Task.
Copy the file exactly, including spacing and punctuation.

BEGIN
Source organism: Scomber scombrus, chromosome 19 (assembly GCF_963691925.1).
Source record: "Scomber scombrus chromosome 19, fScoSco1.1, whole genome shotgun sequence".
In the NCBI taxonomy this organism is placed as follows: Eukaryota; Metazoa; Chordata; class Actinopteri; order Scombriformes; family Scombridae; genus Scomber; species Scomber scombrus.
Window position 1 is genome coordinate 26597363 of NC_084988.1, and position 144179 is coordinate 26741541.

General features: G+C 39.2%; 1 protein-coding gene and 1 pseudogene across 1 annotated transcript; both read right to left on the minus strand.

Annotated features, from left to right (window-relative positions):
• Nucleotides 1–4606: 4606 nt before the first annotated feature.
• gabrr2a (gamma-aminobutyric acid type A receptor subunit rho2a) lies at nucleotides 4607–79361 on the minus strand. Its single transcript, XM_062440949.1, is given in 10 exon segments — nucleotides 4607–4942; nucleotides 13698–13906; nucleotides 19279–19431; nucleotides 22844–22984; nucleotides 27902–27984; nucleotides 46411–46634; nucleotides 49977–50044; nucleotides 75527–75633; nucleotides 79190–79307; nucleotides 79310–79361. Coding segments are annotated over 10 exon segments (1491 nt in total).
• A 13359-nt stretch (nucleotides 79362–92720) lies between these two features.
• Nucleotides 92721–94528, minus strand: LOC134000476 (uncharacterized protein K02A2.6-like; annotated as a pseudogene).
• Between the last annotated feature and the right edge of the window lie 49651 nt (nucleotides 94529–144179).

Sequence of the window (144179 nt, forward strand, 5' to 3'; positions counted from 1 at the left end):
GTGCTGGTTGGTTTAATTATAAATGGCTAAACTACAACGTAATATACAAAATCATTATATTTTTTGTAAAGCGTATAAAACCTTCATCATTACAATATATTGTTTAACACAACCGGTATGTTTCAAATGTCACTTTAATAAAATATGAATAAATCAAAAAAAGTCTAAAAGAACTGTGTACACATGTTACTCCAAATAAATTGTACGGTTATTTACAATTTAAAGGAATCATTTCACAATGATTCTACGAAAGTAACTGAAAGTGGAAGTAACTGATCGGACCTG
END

Source organism: Scomber scombrus, chromosome 19 (assembly GCF_963691925.1).
Source record: "Scomber scombrus chromosome 19, fScoSco1.1, whole genome shotgun sequence".
In the NCBI taxonomy this organism is placed as follows: Eukaryota; Metazoa; Chordata; class Actinopteri; order Scombriformes; family Scombridae; genus Scomber; species Scomber scombrus.
Window position 1 is genome coordinate 26597363 of NC_084988.1, and position 144179 is coordinate 26741541.

General features: G+C 39.2%; 1 protein-coding gene and 1 pseudogene across 1 annotated transcript; both read right to left on the minus strand.

Annotated features, from left to right (window-relative positions):
• Nucleotides 1–4606: 4606 nt before the first annotated feature.
• gabrr2a (gamma-aminobutyric acid type A receptor subunit rho2a) lies at nucleotides 4607–79361 on the minus strand. Its single transcript, XM_062440949.1, is given in 10 exon segments — nucleotides 4607–4942; nucleotides 13698–13906; nucleotides 19279–19431; nucleotides 22844–22984; nucleotides 27902–27984; nucleotides 46411–46634; nucleotides 49977–50044; nucleotides 75527–75633; nucleotides 79190–79307; nucleotides 79310–79361. Coding segments are annotated over 10 exon segments (1491 nt in total).
• A 13359-nt stretch (nucleotides 79362–92720) lies between these two features.
• Nucleotides 92721–94528, minus strand: LOC134000476 (uncharacterized protein K02A2.6-like; annotated as a pseudogene).
• Between the last annotated feature and the right edge of the window lie 49651 nt (nucleotides 94529–144179).

Sequence of the window (144179 nt, forward strand, 5' to 3'; positions counted from 1 at the left end):
GTGCTGGTTGGTTTAATTATAAATGGCTAAACTACAACGTAATATACAAAATCATTATATTTTTTGTAAAGCGTATAAAACCTTCATCATTACAATATATTGTTTAACACAACCGGTATGTTTCAAATGTCACTTTAATAAAATATGAATAAATCAAAAAAAGTCTAAAAGAACTGTGTACACATGTTACTCCAAATAAATTGTACGGTTATTTACAATTTAAAGGAATCATTTCACAATGATTCTACGAAAGTAACTGAAAGTGGAAGTAACTGATCGGACCTG